The recent leaking of the documents known as the Paradise Papers was a very important event for the media. It filled papers and occupied web space during a slow news period. That must have been the reason for the disclosure as everything else about it seemed very mundane.
It certainly doesn’t rank as news that people who are vastly wealthy employ other people to arrange their tax affairs in a way that is advantageous. And when all the details emerged, it was abundantly clear that no-one was breaking the law. There is, of course, the moral question, but that is much more difficult to deal with.
The point is that if you have a system of rules that have not been drafted correctly and loopholes have been left, why be surprised when someone looks to exploit them? Many accountants and lawyers run businesses predicated solely on the existence of such loopholes.
The indignation felt by many people over the Paradise Papers was not so much about the wealthy doing what everyone thought they did anyway, it was more that a system exists for most that requires payment of taxes and there is little or no leeway to get out of it.
PAYE is all encompassing for employees and companies have strict accounting procedures that regularise tax returns and payment of amounts due. So, the vast majority of the population pay tax without thinking.
But is that really the case? Is there no mechanism that allows us to at least mitigate tax?
The answer (fortunately for the purpose of this blog) is that, all too often, we pay tax without thinking and we ignore ways to reduce our tax bill.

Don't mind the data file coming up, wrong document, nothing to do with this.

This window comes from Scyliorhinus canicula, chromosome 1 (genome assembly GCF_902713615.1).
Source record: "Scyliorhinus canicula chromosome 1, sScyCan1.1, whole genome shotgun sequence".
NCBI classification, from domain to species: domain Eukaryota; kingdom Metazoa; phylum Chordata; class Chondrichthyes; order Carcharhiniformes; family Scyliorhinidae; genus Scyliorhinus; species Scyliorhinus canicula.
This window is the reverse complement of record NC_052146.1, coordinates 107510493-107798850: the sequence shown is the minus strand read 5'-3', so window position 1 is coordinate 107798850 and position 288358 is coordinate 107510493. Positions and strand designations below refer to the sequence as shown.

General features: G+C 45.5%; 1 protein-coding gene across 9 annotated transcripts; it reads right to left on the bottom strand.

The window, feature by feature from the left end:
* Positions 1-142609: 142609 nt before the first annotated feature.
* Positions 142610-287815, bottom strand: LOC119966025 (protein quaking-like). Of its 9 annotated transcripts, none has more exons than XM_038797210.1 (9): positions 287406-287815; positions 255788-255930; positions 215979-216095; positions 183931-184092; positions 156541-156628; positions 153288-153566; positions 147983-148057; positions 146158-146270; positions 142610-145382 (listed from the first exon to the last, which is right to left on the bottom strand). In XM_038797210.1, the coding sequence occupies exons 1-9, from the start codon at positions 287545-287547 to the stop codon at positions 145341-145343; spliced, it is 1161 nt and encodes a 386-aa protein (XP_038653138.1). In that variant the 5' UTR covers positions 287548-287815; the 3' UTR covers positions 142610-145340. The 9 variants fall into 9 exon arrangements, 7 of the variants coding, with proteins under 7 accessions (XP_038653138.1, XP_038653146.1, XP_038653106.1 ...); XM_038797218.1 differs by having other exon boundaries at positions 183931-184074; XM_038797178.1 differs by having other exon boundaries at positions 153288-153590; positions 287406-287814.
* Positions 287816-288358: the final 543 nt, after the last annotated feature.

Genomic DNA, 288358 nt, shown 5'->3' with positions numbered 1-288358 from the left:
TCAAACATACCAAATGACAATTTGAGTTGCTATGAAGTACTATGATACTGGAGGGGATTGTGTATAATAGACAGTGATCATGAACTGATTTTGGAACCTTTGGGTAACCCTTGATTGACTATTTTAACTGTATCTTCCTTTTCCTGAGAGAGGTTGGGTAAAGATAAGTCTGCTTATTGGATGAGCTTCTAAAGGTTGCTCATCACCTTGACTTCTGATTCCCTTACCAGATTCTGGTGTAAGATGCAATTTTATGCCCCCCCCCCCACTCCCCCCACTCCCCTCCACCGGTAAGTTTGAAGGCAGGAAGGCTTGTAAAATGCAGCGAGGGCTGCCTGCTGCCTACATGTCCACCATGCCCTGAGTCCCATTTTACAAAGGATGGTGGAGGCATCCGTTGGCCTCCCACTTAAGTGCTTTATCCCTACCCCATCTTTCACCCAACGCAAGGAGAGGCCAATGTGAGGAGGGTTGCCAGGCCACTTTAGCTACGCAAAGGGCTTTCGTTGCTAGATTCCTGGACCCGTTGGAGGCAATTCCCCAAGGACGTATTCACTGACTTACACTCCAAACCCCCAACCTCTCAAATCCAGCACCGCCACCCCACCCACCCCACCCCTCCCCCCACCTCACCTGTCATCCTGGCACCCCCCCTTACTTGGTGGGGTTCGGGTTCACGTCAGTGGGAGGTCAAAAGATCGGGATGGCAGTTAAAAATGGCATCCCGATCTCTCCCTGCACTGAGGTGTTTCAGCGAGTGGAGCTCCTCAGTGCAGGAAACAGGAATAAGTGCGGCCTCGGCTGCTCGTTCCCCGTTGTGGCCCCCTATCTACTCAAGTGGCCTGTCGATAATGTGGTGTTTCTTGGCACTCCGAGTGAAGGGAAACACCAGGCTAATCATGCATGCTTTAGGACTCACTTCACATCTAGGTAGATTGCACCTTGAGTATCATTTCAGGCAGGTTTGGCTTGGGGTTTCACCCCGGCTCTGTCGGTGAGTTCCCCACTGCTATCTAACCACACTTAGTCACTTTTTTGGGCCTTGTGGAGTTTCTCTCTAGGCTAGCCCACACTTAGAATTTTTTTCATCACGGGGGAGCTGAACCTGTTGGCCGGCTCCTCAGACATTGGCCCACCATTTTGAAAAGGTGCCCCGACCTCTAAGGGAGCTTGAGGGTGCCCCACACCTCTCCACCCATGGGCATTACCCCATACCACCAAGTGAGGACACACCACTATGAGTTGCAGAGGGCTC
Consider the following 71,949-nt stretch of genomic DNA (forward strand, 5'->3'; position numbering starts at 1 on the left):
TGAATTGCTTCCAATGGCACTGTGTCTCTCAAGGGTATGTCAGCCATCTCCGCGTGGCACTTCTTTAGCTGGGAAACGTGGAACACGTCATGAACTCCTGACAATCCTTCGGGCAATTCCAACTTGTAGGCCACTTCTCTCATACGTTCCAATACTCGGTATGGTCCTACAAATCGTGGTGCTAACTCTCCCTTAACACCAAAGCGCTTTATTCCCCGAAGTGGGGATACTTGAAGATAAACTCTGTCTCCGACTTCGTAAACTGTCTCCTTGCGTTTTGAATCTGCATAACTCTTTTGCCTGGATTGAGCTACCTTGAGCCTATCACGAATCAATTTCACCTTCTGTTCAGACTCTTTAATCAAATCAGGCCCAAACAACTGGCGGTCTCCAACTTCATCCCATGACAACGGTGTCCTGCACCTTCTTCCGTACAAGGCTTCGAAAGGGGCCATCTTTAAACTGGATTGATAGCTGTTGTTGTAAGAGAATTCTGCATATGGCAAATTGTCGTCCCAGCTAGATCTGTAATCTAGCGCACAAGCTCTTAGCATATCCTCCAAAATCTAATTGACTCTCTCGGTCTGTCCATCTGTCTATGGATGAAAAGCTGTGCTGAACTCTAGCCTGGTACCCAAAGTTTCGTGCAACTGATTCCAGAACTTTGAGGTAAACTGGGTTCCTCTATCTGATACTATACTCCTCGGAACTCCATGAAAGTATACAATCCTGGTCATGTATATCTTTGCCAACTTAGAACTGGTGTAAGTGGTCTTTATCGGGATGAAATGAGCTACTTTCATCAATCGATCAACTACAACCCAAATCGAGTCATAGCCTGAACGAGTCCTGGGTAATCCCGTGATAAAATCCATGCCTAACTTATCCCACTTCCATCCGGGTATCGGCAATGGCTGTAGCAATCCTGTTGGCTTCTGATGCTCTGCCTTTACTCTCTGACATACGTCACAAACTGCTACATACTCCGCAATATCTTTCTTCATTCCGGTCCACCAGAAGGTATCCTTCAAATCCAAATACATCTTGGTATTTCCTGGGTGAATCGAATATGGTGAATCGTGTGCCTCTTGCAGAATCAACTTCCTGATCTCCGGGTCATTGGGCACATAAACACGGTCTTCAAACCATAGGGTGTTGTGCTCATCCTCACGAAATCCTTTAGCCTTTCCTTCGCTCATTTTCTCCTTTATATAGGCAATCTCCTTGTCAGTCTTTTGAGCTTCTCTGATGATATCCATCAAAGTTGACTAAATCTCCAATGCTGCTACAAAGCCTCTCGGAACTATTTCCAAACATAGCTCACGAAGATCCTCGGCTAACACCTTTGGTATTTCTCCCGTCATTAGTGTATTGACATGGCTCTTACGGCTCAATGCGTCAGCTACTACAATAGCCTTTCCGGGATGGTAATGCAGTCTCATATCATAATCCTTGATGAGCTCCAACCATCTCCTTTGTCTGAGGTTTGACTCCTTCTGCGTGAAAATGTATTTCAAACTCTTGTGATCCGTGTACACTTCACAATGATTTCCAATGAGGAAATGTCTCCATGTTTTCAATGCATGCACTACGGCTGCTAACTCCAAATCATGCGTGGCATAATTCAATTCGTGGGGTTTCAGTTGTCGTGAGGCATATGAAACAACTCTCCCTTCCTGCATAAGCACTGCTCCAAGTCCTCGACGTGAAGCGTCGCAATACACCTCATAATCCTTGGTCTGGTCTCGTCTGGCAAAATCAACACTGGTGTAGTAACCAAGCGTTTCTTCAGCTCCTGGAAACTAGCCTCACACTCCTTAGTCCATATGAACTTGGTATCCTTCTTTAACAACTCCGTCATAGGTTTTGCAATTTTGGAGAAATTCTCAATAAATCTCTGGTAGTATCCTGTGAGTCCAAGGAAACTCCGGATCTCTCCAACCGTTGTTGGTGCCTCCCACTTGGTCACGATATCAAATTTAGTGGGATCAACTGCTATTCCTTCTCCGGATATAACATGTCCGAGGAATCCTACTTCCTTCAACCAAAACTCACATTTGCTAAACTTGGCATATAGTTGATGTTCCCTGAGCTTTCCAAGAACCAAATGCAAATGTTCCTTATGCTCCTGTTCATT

How many employees in pension schemes only pay the required contribution i.e. the figure set out in their pension scheme’s explanatory documents, rather than paying the amount they can realistically afford (and, more likely, the amount needed to give them the best chance of getting the retirement income they really want)?
And how many people who receive a bonus from their employer, take it, pay higher rate tax and National Insurance, and then put the net amount in a deposit account paying little or no interest for some unspecified future use, rather than put it into their pension safe in the knowledge that they are extremely unlikely to ever pay more than basic rate tax when they come to take it out?
That’s not even mentioning those higher rate taxpayers who fail to reclaim their higher rate tax relief from HMRC (see my previous blog on this matter).
And companies far too regularly pay the Corporation Tax their accountants tell them is due, rather than thinking about making pension contributions for Directors that could potentially eliminate their tax bill entirely.
All this takes is a bit of planning shortly before the end of the company’s financial year to assess the likely amount of tax due and money available to pay into pensions (it seems strange how, in many cases, there is always money there to pay the tax but rarely is there money to pay a pension contribution).
And none of the above reflects the unclaimed allowances (uniforms and tools, for example, needed for work that can be claimed against tax), Personal Savings Allowance, Dividend Allowance, Inheritance Tax allowances, VCTs, EISs, SEISs etc. etc. that can be used but, by and large, aren’t.
The problem overall is that many believe tax is compulsory and there is nothing they can do about it. Many people and many companies, however, pay tax they don’t need to simply because they have failed to look at their options.
So, when you hear about the (inevitable) next story about how the wealthy avoid tax, why not think about what you could be doing to minimise your bill? Or, better still, don’t wait and do something about it now.
“A tax loophole is something that benefits the other guy. If it benefits you, it is tax reform.”
– Russell B Long
Peter Murphy Dip PFS
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